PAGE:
The Foxwood Residents Association has now served notice on the owners of the land that the Foxwood Lane/Osprey Close Public Right of Way crosses.
This forms part of the proposal to have the path included on the definitive rights of way map.
The York Council will now consider the proposal.
The link has been used by residents for over 30 years. It starts on Foxwood Lane, near the former kennels site, and finishes at the kissing gate access on Osprey Close.
Many “evidence of use” forms have already been submitted. There is still time to confirm that you have used at least part of the claimed route at some time over the last 20 years. Even a couple of years occasional use helps to build the evidence base.
The Foxwood Residents Association have today launched a project aimed at getting the footpath which links Osprey Close to Foxwood Lane (opposite Foresters Walk) designated as an official Public Right of Way (PROW).
Doubt had been cast on the status of this well-used path by the landowners who are we understand objecting to its inclusion on the definitive footpath map.
The path forms part of a network of walks which are particularly popular with dog owners.
The landowners stopped grazing the field last year. As a result, sections have become overgrown
About 6 years ago the owners tried to get Acomb Moor (of which the affected fields form part) allocated as development land. This proposal was rejected in 2015 but a public inquiry into the Council’s new “Local Plan” is due to start shortly and there are concerns that the green belt boundary may once again be brought into question.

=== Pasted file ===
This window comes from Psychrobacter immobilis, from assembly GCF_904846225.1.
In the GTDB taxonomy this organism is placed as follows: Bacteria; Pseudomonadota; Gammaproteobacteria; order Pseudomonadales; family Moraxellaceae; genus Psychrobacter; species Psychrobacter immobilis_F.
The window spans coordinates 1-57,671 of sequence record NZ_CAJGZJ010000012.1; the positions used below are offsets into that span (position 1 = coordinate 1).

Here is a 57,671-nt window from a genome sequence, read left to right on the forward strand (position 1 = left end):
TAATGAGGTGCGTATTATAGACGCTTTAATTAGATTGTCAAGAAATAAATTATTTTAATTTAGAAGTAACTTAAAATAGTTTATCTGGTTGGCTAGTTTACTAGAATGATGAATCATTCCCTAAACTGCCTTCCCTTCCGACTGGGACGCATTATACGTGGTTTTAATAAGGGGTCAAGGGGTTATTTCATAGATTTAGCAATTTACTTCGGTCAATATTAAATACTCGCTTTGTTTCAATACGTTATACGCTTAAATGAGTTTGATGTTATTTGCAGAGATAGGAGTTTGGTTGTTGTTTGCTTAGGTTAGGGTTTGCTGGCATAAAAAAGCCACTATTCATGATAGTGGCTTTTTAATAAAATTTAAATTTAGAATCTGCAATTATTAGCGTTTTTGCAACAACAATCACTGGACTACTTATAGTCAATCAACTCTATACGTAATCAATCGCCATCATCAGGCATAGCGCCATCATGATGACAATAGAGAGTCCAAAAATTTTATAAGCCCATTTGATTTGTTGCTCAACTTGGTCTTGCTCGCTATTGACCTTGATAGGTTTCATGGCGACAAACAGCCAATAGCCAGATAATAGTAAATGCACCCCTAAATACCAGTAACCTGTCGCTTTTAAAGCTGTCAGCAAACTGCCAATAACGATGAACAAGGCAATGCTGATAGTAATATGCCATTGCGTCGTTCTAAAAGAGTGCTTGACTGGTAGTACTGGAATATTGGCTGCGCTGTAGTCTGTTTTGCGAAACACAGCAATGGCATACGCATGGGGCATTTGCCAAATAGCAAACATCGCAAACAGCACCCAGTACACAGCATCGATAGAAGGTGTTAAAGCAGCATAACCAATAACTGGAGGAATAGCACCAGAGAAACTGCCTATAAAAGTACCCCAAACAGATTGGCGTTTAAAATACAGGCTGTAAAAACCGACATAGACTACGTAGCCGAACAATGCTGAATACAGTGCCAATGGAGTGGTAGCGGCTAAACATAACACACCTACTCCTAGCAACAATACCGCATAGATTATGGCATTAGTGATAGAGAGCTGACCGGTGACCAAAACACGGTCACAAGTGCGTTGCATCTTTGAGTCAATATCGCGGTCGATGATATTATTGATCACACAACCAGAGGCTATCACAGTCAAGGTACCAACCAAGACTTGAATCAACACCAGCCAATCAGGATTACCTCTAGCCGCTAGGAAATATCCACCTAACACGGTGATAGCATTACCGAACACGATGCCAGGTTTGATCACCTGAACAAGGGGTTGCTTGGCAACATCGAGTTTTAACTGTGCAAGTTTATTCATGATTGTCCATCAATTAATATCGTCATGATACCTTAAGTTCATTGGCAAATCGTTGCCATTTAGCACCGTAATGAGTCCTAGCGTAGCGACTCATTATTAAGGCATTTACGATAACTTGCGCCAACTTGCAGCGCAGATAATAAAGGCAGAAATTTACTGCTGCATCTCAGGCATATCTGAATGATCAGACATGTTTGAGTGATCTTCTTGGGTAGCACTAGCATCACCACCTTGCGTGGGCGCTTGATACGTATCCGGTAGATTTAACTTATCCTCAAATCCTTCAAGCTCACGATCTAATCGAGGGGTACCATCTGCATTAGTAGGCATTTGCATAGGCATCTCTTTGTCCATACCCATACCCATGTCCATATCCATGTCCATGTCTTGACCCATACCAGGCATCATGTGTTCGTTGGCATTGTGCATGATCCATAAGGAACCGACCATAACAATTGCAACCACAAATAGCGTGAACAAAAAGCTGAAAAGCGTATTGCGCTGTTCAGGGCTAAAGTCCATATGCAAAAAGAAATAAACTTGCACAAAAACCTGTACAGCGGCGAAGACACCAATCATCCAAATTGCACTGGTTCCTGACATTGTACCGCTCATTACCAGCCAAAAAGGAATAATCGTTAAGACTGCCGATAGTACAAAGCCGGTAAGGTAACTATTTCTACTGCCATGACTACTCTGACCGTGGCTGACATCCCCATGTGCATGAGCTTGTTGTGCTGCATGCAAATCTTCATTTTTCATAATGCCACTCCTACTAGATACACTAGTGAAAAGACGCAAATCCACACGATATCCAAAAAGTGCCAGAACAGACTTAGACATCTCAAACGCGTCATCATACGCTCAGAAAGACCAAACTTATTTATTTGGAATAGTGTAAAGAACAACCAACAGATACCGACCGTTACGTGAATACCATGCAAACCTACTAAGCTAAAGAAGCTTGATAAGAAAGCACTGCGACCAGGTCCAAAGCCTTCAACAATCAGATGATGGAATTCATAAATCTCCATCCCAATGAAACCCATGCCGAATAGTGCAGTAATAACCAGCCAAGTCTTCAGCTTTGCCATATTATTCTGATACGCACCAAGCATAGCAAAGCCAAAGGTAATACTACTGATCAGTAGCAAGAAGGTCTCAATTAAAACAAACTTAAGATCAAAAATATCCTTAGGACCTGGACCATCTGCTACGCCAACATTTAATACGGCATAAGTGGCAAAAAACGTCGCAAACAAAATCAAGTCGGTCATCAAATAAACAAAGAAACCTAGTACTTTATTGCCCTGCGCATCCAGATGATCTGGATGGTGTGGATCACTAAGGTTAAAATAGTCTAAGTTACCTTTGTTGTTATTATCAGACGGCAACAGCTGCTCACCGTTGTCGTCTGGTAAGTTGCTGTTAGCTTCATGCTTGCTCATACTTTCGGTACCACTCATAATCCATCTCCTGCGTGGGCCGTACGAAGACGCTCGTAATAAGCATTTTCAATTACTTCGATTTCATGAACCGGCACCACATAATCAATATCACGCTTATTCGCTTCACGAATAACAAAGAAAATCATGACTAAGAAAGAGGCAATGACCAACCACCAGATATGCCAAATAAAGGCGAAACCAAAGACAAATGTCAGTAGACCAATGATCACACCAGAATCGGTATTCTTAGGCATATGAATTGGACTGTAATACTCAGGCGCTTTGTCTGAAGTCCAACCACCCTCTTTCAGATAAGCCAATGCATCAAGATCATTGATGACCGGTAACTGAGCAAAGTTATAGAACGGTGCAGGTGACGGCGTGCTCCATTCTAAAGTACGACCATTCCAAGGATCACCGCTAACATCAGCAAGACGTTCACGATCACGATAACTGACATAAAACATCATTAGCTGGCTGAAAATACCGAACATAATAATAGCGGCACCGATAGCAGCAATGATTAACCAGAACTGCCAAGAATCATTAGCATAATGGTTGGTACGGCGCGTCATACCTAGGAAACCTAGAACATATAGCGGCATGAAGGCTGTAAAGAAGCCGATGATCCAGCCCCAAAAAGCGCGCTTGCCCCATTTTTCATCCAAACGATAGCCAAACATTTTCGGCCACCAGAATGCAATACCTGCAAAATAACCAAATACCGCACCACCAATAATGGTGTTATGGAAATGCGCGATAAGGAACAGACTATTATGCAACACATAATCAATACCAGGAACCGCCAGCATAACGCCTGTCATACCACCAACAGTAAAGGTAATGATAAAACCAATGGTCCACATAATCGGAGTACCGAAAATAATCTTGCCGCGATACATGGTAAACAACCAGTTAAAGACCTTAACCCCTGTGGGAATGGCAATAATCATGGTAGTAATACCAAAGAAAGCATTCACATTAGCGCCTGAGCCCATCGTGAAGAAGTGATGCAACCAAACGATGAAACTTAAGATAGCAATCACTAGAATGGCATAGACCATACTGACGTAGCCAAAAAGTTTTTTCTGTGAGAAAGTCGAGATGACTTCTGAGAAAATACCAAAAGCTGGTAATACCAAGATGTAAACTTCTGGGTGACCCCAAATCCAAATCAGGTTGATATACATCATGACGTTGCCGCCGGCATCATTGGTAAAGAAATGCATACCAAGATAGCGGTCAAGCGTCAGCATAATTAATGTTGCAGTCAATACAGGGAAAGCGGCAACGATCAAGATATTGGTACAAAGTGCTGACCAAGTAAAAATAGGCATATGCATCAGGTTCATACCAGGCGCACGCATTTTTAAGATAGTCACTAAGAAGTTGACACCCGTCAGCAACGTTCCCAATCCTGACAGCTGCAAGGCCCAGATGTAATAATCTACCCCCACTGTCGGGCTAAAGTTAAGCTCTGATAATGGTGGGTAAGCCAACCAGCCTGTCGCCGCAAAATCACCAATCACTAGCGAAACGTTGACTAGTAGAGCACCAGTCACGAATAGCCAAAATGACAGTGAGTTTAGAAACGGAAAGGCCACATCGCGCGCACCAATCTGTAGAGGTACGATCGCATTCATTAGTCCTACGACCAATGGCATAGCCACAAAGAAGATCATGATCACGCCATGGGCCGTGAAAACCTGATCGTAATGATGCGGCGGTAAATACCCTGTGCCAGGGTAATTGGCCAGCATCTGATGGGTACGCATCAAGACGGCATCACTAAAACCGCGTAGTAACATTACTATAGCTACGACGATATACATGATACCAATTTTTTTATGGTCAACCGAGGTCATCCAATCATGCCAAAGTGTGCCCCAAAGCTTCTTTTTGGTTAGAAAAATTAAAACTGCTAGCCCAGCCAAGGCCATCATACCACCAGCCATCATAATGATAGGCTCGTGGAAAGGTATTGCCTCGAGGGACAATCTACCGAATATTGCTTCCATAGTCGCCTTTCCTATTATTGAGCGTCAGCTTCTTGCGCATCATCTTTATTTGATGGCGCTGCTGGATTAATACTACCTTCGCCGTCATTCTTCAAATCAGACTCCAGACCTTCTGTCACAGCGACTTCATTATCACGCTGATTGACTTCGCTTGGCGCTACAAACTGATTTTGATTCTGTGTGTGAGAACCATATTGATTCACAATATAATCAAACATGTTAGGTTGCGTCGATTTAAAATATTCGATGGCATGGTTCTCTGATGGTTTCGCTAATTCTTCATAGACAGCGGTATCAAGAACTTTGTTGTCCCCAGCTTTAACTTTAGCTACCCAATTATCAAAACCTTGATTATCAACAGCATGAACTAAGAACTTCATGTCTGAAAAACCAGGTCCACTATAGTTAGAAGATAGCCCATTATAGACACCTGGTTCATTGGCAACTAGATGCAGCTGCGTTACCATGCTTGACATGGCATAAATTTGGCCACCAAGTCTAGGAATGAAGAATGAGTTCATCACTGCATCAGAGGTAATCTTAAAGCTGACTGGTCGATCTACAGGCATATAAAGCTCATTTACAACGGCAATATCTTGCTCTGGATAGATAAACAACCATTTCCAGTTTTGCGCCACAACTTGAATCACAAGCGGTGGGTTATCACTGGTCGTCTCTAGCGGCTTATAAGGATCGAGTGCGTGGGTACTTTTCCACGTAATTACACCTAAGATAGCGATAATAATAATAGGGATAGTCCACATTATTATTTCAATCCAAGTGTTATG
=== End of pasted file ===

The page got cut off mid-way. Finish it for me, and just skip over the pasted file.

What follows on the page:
Confirmation of the line of the path would help to ward off any change and would also allow much needed repairs to be undertaken to the access stile
To register a Public Right of Way, at least 20 people are needed to sign a document saying that they have used the route during, at least, part of the last 20 years.
It is clear from the wear on the entrances to the path that many people do use it.
If you are prepared to sign an evidence form confirming that you have used the path during the last 20 years (or more) please Email: email@example.com We will arrange for a form to be sent to you.
Following the delivery of a newsletter over the weekend several people have already come forward and offered to fill in evidence of use forms.
The stile access to the Public Right of Way across Acomb Moor has become unstable. We’ve asked for it to be repaired.
Recent wet/sunny weather has accelerated the growth of hedges in the area. These in Westfield Place are now impeding a right of way.
We’ve asked for urgent attention to the trees in Burgess Walk following more branches falling into gardens and onto the public footpath. This looks to be a developing public safety issue. It was raised at the Foxwood Residents Association meeting 6 weeks ago. Cllr. Andrew Waller is following the issue up
We’ve asked for detritus to be cleared from around the traffic island build outs in Chapelfields
We’ve again asked for the Grange Lane/Chapelfields Road garage snicket to be cleared of detritus